As I was preparing to be a school leader, I knew I would end up working in a middle school or high school. I had experienced the “end of the school year” many times as a student and as a teacher. In my classes when I taught English, the end of the year was often a dramatic time as struggling students were pressing me for extra credit or simply completing their regular assignments to have that hope of passing 12th grade English (which for some was the only thing standing between them and a diploma). When they completed their assignments and I was able to experience the joy of seeing them and all the other students graduate, I felt a sense of accomplishment and joy. I thought that as a school leader, I would feel that joy magnified exponentially, as I would have worked with so many more of the graduates.
Until one lives through the first “spring season of celebrations” as a high school administrator (and there are definitely comparable end-of-the-year events at the middle and elementary levels), one cannot really understand what happens behind the scenes so that students, families, and the teachers can enjoy events like graduation. When I was learning and preparing to be a school leader, I had no conception that a simple high school graduation ceremony entailed such detailed planning, typically from an administrator or a team of school employees led by the administrator. Here’s a short list of just a few of the countless details one needs to arrange:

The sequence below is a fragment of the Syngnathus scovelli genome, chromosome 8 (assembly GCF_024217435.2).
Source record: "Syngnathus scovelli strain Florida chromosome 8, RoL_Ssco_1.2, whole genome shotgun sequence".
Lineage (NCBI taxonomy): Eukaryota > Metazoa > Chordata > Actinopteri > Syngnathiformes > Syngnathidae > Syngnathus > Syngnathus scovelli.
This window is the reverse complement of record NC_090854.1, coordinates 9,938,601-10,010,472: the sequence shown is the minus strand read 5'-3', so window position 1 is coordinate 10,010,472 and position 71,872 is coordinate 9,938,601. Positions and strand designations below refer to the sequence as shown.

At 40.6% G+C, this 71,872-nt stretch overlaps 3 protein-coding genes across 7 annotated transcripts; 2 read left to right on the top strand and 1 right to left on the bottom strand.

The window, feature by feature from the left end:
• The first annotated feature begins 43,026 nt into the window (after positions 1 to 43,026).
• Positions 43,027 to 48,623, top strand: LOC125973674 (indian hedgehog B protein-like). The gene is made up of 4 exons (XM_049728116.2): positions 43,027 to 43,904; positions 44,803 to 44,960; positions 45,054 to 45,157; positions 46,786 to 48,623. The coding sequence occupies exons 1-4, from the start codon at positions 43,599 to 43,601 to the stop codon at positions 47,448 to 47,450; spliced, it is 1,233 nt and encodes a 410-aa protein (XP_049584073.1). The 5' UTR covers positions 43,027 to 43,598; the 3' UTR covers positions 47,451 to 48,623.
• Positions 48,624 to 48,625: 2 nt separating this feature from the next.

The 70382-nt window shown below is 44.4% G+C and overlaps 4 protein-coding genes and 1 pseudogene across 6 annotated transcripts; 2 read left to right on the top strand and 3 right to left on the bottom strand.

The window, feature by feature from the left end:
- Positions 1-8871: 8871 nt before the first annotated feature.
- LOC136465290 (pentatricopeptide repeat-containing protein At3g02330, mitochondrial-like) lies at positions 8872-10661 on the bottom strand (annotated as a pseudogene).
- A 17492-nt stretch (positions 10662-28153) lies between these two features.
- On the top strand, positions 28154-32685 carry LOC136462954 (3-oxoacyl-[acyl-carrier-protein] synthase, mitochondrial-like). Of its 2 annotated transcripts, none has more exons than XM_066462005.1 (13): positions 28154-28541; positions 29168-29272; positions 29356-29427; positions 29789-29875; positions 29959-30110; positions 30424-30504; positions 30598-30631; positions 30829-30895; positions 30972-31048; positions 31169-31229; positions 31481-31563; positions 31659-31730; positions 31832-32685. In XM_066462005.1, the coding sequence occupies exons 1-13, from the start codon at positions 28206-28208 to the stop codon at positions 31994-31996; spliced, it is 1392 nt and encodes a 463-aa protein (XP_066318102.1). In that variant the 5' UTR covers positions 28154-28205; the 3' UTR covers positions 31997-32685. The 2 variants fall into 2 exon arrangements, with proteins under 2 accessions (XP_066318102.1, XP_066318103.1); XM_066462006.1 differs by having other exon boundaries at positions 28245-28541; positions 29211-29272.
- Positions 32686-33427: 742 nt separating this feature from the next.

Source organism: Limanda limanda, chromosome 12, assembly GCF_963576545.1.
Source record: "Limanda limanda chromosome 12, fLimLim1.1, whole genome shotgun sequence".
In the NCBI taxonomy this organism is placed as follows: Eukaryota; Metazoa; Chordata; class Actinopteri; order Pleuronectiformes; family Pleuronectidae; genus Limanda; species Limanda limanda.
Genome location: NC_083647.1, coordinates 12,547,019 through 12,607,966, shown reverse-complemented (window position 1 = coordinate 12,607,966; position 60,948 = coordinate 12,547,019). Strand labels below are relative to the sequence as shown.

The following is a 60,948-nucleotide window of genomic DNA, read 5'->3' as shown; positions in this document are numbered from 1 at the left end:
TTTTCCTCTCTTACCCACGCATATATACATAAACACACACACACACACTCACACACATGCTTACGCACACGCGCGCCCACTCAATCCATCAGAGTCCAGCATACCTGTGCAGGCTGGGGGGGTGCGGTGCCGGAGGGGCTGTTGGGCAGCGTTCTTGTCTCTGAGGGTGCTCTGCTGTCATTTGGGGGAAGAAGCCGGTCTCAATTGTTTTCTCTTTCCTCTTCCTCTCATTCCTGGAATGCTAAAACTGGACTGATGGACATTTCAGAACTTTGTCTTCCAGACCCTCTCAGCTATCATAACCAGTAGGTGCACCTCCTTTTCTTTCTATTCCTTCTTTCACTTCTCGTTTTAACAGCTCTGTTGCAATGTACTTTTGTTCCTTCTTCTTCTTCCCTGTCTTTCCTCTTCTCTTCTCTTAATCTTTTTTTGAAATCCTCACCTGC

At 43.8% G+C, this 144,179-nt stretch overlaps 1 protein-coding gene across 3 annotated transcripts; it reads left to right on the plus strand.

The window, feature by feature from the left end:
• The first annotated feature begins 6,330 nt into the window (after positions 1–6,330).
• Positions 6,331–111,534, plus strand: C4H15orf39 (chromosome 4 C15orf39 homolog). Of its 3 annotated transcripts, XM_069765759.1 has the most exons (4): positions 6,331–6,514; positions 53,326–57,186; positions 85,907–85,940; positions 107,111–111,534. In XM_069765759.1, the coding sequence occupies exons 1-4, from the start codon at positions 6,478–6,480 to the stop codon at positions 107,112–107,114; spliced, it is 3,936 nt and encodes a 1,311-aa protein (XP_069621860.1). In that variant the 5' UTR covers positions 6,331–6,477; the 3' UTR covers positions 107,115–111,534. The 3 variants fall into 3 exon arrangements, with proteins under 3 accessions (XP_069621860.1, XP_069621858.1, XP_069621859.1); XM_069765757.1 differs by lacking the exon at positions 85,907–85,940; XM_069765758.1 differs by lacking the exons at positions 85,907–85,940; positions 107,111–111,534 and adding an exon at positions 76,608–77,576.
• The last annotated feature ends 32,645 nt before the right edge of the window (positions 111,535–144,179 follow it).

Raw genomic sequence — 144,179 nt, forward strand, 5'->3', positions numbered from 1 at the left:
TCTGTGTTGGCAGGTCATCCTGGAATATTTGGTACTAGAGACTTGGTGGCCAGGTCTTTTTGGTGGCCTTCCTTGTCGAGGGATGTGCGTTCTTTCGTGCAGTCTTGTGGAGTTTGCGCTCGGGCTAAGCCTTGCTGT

1) venue (indoor vs. outdoor, on school property vs. outside venue, cost, seating, etc)
2) speakers (how many, whom, previewing the messages)
3) formation and practices
4) student and family issues (how many tickets does each student get, students on the brink of graduating or not and having those conversations when the student wouldn’t make it, accessibility for family members and guest with disabilities, controlling for undignified displays from students or family members, etc)
6) publicity of the event
As a school leader, graduation was always one of the most stressful times because of those issues above. While no school leader wants “that picture” of the graduation ceremony in the newspaper the next day of students or family members with beach balls, silly string, air horns, etc, it was more than that. As the teacher and school leader who always worked especially closely with struggling students, I wanted to event to be special for them, as I knew that this was a true milestone for them and their families, and I was fearful of anyone ruining that memory for those students, who would remember their high school graduation as at least one time when they achieved a major academic goal.
People who look to be school leaders grow in their understanding that end-of-the-year events at all school levels take on a whole new meaning for us. Recognizing that my first few years might have helped to sleep a little more during this time of year, which is an insane but truly blessed opportunity for school leaders on all levels to honor accomplishments of each student to close out the year in a positive way.